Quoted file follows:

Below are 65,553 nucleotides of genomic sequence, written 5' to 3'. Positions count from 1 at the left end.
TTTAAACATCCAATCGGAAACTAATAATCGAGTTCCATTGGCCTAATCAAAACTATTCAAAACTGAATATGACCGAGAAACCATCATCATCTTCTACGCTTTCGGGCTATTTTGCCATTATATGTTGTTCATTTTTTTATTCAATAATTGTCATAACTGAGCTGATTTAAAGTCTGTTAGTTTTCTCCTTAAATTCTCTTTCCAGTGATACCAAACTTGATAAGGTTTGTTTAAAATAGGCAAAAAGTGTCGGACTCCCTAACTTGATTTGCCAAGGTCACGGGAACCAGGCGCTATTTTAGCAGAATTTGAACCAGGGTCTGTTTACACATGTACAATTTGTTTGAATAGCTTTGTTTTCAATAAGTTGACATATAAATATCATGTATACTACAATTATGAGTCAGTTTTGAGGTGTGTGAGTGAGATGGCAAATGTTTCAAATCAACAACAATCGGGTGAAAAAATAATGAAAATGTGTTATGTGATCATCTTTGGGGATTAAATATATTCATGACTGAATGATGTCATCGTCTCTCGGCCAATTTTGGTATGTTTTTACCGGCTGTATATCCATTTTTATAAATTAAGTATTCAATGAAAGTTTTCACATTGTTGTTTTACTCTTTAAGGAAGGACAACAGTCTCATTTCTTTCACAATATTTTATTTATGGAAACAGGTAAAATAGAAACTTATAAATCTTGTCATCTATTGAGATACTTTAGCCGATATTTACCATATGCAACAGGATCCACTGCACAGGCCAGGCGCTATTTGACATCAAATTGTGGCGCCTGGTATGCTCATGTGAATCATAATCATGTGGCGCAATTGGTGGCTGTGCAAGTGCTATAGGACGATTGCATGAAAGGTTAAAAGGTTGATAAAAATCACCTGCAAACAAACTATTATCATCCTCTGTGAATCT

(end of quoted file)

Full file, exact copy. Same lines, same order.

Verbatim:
Below are 65,553 nucleotides of genomic sequence, written 5' to 3'. Positions count from 1 at the left end.
TTTAAACATCCAATCGGAAACTAATAATCGAGTTCCATTGGCCTAATCAAAACTATTCAAAACTGAATATGACCGAGAAACCATCATCATCTTCTACGCTTTCGGGCTATTTTGCCATTATATGTTGTTCATTTTTTTATTCAATAATTGTCATAACTGAGCTGATTTAAAGTCTGTTAGTTTTCTCCTTAAATTCTCTTTCCAGTGATACCAAACTTGATAAGGTTTGTTTAAAATAGGCAAAAAGTGTCGGACTCCCTAACTTGATTTGCCAAGGTCACGGGAACCAGGCGCTATTTTAGCAGAATTTGAACCAGGGTCTGTTTACACATGTACAATTTGTTTGAATAGCTTTGTTTTCAATAAGTTGACATATAAATATCATGTATACTACAATTATGAGTCAGTTTTGAGGTGTGTGAGTGAGATGGCAAATGTTTCAAATCAACAACAATCGGGTGAAAAAATAATGAAAATGTGTTATGTGATCATCTTTGGGGATTAAATATATTCATGACTGAATGATGTCATCGTCTCTCGGCCAATTTTGGTATGTTTTTACCGGCTGTATATCCATTTTTATAAATTAAGTATTCAATGAAAGTTTTCACATTGTTGTTTTACTCTTTAAGGAAGGACAACAGTCTCATTTCTTTCACAATATTTTATTTATGGAAACAGGTAAAATAGAAACTTATAAATCTTGTCATCTATTGAGATACTTTAGCCGATATTTACCATATGCAACAGGATCCACTGCACAGGCCAGGCGCTATTTGACATCAAATTGTGGCGCCTGGTATGCTCATGTGAATCATAATCATGTGGCGCAATTGGTGGCTGTGCAAGTGCTATAGGACGATTGCATGAAAGGTTAAAAGGTTGATAAAAATCACCTGCAAACAAACTATTATCATCCTCTGTGAATCT